The stagnant Dublin office market is in line for a crucial shot in the arm with the decision by the leading accountancy firm KPMG to invite proposals for the provision of a large new headquarters in the city centre by the early part of 2017. There have been no new office construction projects in the Dublin area for five years.
Yesterday’s announcement by the professional services company that it is seeking a new headquarters has been triggered by the continuing growth of the firm and the fact that the lease on its main office block at Stokes Place, at the junction of HarcourtStreet and St Stephen’s Green, will run out in the middle of 2017.
The company is also apparently anxious to accommodate all of its 1,600 staff in a single building rather than at two separate locations.
About 700 staff are currently based at Harbourmaster Place in the IFSC where the main lease does not expire until 2022 but a number of others are due to run out in a relatively short period.
The now dated offices at Stokes Place – currently being sold by Nama as part of a larger portfolio once owned by Treasury Holdings – have been rented by the accountancy company for more than 30 years. The new headquarters is expected to have between 16,722 and 18,500sq m (180,000 to 200,000sq ft) of space and is most likely to be located in Dublin 1, 2 or 4.
This is the largest single office requirement in Dublin since Vodafone rented a 24,618sq m (265,000sq ft) block at Central Park in Leopardstown more than a decade ago.
KPMG is thought to be paying annual rents of about €7 million for Stokes Place and the IFSC. The main block in Harbourmaster Square is held as an investment by businessmen Martin Naughton and Lochlann Quinn.
Declan O’Reilly of estate agent HT Meagher O’Reilly is to advise KPMG on its choice of accommodation, location and rental terms.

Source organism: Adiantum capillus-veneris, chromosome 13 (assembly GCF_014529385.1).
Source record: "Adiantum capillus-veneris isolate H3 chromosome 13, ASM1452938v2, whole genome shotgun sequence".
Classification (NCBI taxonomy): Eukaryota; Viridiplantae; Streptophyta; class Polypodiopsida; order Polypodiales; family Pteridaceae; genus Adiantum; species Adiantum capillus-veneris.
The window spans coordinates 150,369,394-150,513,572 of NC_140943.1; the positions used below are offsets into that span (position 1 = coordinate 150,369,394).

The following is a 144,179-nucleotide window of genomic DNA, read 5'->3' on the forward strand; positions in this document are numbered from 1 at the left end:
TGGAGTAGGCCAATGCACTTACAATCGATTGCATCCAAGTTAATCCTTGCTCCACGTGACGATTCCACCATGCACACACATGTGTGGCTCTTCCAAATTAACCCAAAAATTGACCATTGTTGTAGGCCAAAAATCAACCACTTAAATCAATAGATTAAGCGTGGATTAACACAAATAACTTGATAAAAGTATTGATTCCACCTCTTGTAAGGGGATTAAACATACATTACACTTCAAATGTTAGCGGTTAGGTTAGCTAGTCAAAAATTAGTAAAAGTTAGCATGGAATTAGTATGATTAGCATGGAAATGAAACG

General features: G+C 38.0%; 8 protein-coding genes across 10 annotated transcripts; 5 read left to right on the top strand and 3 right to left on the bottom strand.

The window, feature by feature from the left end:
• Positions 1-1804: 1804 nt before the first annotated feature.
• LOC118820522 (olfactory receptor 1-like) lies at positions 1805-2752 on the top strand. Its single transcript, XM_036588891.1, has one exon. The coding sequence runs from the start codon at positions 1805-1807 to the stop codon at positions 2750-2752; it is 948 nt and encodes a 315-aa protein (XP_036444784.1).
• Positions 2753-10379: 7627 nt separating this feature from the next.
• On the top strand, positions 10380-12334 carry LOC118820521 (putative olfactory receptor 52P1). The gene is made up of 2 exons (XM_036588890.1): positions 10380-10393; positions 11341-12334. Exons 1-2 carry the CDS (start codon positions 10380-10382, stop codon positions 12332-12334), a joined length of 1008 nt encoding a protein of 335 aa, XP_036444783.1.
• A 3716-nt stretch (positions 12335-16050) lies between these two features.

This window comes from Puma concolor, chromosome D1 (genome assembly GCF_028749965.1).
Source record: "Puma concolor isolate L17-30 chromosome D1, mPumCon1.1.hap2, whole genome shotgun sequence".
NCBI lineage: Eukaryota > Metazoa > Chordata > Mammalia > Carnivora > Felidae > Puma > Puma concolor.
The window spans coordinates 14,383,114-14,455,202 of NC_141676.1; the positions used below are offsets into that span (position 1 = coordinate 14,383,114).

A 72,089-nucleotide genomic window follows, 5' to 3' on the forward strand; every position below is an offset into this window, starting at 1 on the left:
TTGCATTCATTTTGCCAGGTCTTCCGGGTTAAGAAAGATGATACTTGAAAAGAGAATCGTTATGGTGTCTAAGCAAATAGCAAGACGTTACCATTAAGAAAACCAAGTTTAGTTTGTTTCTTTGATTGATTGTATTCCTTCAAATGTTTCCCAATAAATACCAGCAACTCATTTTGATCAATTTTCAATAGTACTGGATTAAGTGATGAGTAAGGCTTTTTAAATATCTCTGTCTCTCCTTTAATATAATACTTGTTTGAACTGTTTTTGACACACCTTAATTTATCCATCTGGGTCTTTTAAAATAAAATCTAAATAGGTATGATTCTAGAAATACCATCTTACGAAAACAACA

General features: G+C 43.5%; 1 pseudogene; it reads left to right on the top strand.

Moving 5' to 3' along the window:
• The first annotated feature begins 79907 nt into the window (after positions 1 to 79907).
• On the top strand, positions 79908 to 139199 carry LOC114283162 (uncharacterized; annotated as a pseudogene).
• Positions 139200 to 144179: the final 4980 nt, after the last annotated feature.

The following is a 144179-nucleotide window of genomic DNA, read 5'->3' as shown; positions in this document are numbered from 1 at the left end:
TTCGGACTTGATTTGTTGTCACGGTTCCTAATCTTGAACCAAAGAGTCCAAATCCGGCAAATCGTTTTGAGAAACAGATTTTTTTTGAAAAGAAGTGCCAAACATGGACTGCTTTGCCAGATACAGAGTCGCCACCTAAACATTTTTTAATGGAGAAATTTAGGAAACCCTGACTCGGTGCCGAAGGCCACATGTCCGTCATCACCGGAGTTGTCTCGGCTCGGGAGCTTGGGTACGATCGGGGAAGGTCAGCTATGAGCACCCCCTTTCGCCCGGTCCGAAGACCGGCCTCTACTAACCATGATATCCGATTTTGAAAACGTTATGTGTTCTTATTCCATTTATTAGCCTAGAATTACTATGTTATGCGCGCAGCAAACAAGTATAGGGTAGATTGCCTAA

With development costs for a new 18,500sq m (200,000sq ft) office expected to exceed €50 million – apart from the site value and fit-out costs – developers will be hoping to achieve a pre-letting in the mid-€30s per sq ft as well as a minimum lease of 15 years before they can be confident of getting bank support.
KPMG may opt for a design- and-build contract with a developer once a site has been found.
Locations likely to be considered include three acres next to State Street Bank in the south Dublin docklands; Spencer Dock where there are any number of options after the collapse of Treasury Holdings and a nearby plot formerly owned by Liam Carroll’sZoe Group next to the partially built office block to be completed by the Central Bank.
Another site of 2.02 acres in the centre of Ballsbridge could also be considered. It was originally bought by developer Ray Grehan for more than €171 million and is now being marketed by Jones Lang LaSalle with a guide price of over €15 million.
When it comes to choosing a new HQ for KPMG, the dark horse may be meat baronLarry Goodman who bought the former Bank of Ireland headquarters in Baggot Street last December for over €30 million.
Coincidentally, the three interlinked buildings, which will cost between €30 and €40 million to refurbish, have an overall floor area of 20,493sq m (220,599sq ft).
Goodman’s purchase could well turn out to be one of the shrewdest property acquisitions in the present volatile market if he manages to land the KPMG contract. The same block was sold in 2006 for €212 million to a consortium led by Derek Quinlan.